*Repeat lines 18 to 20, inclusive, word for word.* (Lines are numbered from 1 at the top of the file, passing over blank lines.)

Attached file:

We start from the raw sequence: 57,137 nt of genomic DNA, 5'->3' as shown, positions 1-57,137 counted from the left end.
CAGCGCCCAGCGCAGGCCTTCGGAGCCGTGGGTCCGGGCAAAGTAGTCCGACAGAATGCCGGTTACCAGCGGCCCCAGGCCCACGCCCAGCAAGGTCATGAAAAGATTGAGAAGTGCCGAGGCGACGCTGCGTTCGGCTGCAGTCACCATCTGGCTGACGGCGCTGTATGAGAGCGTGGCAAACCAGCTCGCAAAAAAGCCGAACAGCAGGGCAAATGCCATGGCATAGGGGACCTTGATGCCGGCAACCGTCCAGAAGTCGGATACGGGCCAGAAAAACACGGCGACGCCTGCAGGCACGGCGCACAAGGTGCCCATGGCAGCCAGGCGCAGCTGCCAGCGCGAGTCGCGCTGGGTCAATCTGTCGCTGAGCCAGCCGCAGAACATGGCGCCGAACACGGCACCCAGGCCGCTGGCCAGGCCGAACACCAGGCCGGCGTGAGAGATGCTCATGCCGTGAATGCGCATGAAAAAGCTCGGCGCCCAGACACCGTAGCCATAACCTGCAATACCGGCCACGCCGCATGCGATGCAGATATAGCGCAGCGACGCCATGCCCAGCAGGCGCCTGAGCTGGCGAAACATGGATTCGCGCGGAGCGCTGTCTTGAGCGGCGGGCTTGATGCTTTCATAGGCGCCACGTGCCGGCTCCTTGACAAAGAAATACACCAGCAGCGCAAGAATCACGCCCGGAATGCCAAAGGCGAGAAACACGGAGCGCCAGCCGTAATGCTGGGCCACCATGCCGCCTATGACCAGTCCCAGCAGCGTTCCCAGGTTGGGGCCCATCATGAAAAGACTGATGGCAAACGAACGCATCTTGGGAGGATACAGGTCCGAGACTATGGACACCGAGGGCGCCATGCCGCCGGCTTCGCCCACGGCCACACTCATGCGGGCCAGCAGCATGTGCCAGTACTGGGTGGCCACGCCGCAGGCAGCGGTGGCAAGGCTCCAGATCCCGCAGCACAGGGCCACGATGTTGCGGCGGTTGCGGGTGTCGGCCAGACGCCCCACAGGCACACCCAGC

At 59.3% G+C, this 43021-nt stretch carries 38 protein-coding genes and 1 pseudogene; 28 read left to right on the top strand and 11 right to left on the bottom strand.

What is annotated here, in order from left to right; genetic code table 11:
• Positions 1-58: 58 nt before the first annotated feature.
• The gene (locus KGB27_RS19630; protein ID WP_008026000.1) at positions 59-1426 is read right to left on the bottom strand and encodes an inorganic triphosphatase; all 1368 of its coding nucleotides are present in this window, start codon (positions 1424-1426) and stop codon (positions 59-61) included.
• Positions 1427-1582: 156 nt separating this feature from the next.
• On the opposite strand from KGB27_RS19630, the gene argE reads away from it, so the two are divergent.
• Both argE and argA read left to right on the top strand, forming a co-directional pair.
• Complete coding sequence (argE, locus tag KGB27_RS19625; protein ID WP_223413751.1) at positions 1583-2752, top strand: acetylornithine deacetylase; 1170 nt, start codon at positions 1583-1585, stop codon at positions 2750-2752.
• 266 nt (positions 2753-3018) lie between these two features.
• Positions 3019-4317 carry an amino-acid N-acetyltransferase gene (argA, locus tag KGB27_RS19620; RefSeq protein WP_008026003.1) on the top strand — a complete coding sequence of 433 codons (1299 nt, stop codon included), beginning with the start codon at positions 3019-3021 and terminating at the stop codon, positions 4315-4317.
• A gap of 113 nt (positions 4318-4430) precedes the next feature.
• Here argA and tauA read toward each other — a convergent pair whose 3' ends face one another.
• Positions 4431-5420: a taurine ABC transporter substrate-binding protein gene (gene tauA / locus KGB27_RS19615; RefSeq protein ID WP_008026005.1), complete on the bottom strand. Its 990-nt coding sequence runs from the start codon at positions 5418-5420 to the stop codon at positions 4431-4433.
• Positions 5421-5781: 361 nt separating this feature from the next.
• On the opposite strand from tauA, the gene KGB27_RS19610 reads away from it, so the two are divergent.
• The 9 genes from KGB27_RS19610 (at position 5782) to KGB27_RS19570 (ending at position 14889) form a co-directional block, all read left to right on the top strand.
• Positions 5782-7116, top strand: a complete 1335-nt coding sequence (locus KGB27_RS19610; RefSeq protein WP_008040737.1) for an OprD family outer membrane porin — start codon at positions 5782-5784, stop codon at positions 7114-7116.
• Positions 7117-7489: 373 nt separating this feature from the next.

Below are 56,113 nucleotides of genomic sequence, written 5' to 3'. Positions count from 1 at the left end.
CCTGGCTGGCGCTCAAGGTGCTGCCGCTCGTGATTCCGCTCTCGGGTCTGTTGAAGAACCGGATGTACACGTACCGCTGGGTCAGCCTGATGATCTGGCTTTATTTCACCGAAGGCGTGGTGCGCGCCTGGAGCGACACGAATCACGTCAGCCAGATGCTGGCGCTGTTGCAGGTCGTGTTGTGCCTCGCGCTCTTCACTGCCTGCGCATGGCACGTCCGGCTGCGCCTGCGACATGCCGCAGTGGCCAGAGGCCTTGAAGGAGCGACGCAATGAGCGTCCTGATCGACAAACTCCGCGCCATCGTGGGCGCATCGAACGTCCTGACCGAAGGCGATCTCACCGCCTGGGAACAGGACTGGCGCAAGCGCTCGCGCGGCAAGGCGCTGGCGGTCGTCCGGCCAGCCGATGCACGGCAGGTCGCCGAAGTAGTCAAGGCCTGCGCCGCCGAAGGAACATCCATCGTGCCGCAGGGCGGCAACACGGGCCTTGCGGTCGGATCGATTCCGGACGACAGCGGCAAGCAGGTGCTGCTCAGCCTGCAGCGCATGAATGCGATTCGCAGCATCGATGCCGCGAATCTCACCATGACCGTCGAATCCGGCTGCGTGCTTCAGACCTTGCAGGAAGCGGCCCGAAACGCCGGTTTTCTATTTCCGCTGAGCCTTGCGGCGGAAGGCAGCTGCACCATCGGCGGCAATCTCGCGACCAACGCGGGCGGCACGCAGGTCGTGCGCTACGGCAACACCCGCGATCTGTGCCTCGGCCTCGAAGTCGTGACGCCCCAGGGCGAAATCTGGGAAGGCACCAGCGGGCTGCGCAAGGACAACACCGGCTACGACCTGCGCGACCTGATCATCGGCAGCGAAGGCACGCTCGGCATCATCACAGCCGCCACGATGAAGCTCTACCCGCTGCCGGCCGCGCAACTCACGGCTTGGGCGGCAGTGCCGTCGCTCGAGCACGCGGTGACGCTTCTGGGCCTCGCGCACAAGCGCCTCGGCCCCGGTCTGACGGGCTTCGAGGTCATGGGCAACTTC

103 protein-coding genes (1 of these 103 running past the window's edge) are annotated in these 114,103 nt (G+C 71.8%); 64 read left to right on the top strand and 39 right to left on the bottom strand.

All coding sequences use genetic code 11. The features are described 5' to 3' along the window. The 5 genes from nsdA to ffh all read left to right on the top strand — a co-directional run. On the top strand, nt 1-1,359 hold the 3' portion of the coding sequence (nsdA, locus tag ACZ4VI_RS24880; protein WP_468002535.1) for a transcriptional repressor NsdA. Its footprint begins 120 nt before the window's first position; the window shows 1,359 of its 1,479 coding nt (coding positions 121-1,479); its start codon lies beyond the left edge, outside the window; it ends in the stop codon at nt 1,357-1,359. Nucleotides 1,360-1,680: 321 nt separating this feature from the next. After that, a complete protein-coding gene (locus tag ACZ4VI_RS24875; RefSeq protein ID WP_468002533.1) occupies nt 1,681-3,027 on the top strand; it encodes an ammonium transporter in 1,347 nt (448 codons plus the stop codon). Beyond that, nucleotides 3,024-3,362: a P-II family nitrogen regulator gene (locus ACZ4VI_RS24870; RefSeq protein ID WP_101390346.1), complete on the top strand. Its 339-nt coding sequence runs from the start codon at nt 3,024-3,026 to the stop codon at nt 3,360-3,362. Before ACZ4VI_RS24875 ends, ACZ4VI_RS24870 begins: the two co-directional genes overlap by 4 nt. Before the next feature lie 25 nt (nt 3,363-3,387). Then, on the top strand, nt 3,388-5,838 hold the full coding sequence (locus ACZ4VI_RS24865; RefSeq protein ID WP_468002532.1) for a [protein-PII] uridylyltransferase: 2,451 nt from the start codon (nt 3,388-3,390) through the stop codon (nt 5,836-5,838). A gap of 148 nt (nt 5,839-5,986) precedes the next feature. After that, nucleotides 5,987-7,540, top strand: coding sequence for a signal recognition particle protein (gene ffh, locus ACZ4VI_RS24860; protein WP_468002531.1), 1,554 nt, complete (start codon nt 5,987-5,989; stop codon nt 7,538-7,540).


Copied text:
• The 9 genes from KGB27_RS19610 (at position 5782) to KGB27_RS19570 (ending at position 14889) form a co-directional block, all read left to right on the top strand.
• Positions 5782-7116, top strand: a complete 1335-nt coding sequence (locus KGB27_RS19610; RefSeq protein WP_008040737.1) for an OprD family outer membrane porin — start codon at positions 5782-5784, stop codon at positions 7114-7116.
• Positions 7117-7489: 373 nt separating this feature from the next.